Spinal disc herniation is a condition in which a tear in the annulus fibrosus (Outer firmer ring) of an intervertebral disc allows the soft, central portion (nucleus pulposus) to bulge out. Due to that adjacent neural structures may get compressed and produce symptoms of radiculopathy.
Following diagram would make it easier to comprehend how a spinal disc herniation can affect nerve roots. On the left side is a normal disc and on the right side is a herniated disc.
Spinal disc herniation is most common in lumbar followed by cervical spine with former being more common than latter. L4-L5 and L5-S1 discs most common to herniate in the lumbar spine. In the cervical spine, C5-C6 and C6-C7 discs are most commonly involved.
Spinal disc herniation is rare in the thoracic spine.
Mostly, spinal disc herniations occur in young people. With age, nucleus pulposus dries and the risk of herniation is reduced.
It is now being recognized in addition to compression of the nerve root there is the release of inflammatory mediator with herniation of the disc. This mediator is recognized as tumor necrosis factor-alpha (TNF). This molecule is released not only by the herniated disc, but also in cases of disc tear, by facet joints, and in spinal stenosis.
Cause of Spinal Disc Herniation
Usually, there is a history of strain on the back which may be in form of lifting heavy weights or sudden movement. In some patients, no cause or antecedent event could be elicited.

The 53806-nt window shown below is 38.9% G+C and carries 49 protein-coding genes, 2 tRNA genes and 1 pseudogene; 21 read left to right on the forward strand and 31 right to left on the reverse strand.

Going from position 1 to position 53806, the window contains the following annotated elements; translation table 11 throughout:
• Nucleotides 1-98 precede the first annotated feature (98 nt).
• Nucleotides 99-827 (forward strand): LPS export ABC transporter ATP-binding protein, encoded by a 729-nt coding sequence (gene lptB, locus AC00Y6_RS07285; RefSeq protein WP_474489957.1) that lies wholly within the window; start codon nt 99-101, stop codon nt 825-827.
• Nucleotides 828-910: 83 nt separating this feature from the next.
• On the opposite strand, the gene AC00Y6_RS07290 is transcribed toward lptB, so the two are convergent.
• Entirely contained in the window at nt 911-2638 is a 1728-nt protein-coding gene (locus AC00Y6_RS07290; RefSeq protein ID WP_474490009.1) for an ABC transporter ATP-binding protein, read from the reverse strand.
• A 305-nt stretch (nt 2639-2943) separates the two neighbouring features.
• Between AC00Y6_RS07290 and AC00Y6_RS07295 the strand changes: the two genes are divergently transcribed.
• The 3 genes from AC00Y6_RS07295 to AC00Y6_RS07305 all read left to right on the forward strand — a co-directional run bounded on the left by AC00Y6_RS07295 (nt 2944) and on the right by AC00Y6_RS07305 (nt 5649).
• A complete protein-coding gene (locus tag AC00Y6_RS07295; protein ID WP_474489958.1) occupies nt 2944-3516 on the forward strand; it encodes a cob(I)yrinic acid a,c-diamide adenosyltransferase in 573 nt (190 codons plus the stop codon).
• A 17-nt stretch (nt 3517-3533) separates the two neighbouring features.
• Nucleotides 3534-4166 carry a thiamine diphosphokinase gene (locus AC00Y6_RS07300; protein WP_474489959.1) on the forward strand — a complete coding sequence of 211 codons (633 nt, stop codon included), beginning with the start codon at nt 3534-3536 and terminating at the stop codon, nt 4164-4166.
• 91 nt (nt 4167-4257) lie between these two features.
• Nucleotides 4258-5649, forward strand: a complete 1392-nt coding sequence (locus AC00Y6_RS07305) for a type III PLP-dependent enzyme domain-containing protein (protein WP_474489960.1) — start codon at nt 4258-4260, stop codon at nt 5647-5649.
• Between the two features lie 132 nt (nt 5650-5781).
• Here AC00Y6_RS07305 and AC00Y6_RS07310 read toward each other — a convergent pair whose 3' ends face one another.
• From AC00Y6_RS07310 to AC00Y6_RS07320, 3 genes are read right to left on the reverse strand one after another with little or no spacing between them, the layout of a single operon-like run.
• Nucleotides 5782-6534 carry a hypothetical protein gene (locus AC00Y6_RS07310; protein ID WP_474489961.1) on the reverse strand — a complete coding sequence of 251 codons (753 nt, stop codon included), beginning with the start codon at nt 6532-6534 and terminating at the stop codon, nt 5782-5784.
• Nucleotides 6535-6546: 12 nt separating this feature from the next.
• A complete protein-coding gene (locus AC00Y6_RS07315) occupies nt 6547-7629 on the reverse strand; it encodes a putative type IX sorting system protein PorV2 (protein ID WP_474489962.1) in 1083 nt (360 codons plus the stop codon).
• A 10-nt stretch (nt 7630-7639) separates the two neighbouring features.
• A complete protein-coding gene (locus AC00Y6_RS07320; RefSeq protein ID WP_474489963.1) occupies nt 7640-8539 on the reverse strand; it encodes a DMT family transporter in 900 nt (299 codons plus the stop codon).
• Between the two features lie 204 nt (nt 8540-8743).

A preexisting protrusion of the disc might be there before the herniation takes place. A protrusion is one in which fibers of annulus fibrosus are not torn but on increase in internal pressure it bulges out. Following diagram shows stages of disc herniation
Minor back pain and chronic back tiredness is an indicator of general wear and tear that makes one susceptible to herniation on the occurrence of a traumatic event from bending or a traumatic injury from a fall.
The symptoms and presentation depending on the region involved. In cervical disc herniation, the pain may occur in the region of the skull, the neck, shoulder girdle, scapula, shoulder, arm, and hand. The lumbar disc can present with the pain in the lower back, buttocks, thigh, and may radiate into the foot and/or toe. The sciatic nerve is the most commonly affected but the femoral nerve can also be affected.
The severity of symptoms may range from little or no pain to severe and unrelenting back pain that will radiate into the regions of affected nerve roots. It may be accompanied by neural deficits.
The presentation of a lateral shift or trunk list associated with the development of acute low back pain is a common clinical event.
These symptoms occur in one side of the body when the disc is on the lateral aspect which is the most common type. In some cases however the disc is central and may cause involvement of more than one nerve roots on either side of the body. These central discs also present with bladder and bowel involvement ( urinary incontinence) and require urgent removal by surgery.